Clare, there is no doubt that running more miles per week (sensibly) would help you improve the time but with limiting running time available you would probably gain more by doing one of your runs faster. If you can't join a club, there are, as has been said, plenty of published training plans. Most of them assume that you have plenty of training times available so you will need to customise to suit. Generally, running less than the plan suggests will not cause too much of an issue, but be wary of trying to make up the deficit by running too hard or too fast - it may work for some, but most of us just end up knackered and fed up. In my opinion, some sort of threshold type work will be the most valuable for you now you have the basic endurance to go the distance.
The canal system is definitely good for daylight runs. Sutton Park is a good running venue but the Clent Hills will be a bit nearer for you - also good. You could try heading down the A38 Bristol Road to the Lickey Hills - not a bad run in itself but well worth the drive for a relaxing countryside run. Canon Hill park isn't bad and it connects to a riverside walk paralleling the Pershore road to Stirchley, you can then turn left on the number 11 route (Fordhouse Lane/Vicarage Road) up to Kings Heath Park and Highfield park, leading back to Canon Hill Park along tree-lined streets.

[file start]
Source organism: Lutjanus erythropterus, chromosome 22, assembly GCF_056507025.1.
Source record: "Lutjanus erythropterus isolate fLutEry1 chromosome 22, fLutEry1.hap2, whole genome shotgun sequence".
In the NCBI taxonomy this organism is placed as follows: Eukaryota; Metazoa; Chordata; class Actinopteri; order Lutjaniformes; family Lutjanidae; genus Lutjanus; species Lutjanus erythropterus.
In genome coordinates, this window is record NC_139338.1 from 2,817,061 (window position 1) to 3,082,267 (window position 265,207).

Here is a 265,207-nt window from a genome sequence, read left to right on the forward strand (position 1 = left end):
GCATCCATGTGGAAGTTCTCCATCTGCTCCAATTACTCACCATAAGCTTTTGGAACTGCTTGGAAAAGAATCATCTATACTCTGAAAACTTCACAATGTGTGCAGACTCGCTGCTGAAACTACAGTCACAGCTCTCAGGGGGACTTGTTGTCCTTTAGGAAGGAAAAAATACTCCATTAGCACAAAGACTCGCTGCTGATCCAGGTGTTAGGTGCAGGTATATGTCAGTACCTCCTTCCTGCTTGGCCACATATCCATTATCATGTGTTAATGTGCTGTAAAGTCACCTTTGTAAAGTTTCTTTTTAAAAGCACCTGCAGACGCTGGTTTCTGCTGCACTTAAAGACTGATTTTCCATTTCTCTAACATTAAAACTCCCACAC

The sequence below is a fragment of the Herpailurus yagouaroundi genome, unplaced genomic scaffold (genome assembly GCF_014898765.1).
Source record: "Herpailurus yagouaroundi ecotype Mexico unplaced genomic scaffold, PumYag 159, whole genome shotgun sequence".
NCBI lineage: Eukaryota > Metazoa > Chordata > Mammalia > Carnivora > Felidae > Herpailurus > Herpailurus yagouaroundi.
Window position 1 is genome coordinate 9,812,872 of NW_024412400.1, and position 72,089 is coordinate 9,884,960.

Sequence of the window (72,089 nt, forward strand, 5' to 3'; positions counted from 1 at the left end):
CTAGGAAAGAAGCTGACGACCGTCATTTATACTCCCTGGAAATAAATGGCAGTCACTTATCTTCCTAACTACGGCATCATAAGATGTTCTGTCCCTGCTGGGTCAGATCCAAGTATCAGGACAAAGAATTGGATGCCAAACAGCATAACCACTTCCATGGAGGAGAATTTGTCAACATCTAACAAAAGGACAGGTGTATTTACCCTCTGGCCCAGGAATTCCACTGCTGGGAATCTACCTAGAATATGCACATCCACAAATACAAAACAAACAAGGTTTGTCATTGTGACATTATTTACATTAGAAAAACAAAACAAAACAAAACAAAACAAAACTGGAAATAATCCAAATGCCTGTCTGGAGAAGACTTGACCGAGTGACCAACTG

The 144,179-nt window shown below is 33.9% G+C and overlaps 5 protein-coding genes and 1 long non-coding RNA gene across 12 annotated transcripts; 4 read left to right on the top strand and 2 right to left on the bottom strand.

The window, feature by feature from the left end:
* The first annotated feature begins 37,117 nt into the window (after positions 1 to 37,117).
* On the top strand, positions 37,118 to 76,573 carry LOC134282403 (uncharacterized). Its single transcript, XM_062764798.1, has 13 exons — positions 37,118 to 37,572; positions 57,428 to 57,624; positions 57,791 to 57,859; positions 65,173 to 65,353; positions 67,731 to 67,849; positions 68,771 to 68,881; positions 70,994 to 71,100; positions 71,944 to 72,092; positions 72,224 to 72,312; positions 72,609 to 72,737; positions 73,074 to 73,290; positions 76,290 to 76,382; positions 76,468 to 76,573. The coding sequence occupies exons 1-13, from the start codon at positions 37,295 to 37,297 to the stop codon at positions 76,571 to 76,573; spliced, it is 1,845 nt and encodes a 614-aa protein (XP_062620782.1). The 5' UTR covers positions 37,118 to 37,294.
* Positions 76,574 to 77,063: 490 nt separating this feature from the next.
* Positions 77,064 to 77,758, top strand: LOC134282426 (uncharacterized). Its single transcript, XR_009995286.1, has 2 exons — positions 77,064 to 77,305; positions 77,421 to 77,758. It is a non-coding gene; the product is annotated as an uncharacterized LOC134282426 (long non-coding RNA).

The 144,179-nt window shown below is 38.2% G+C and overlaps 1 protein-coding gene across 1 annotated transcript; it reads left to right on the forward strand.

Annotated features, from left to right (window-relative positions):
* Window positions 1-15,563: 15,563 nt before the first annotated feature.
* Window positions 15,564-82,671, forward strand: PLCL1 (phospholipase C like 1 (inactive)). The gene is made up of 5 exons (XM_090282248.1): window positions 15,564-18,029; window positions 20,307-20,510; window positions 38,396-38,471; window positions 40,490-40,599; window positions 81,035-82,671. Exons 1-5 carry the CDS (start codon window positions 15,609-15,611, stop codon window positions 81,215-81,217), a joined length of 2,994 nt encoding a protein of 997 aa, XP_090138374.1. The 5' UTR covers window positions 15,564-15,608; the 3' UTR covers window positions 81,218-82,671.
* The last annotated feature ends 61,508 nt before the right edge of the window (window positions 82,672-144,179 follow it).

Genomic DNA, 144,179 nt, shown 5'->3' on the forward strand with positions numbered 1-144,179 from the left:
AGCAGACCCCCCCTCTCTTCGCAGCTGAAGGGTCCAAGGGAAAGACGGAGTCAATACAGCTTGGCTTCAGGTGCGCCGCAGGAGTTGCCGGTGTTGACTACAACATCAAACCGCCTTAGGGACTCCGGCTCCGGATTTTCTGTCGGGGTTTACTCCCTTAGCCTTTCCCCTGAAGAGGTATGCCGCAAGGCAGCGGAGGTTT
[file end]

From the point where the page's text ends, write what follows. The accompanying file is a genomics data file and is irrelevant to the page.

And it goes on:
I ran the first one and found it to be a great event. If you are not used to hills it will be hard, but it is very scenic - you leave Basingstoke quickly and don't come back until near the end. Yes there was a medal.
Km. I use metric for all measurements. Miles/km is the one conversion that I will do readily, especially when talking to folk who still work in the old units. Converting pace and distance is a useful mental exercise when languishing through the last 5k of a half.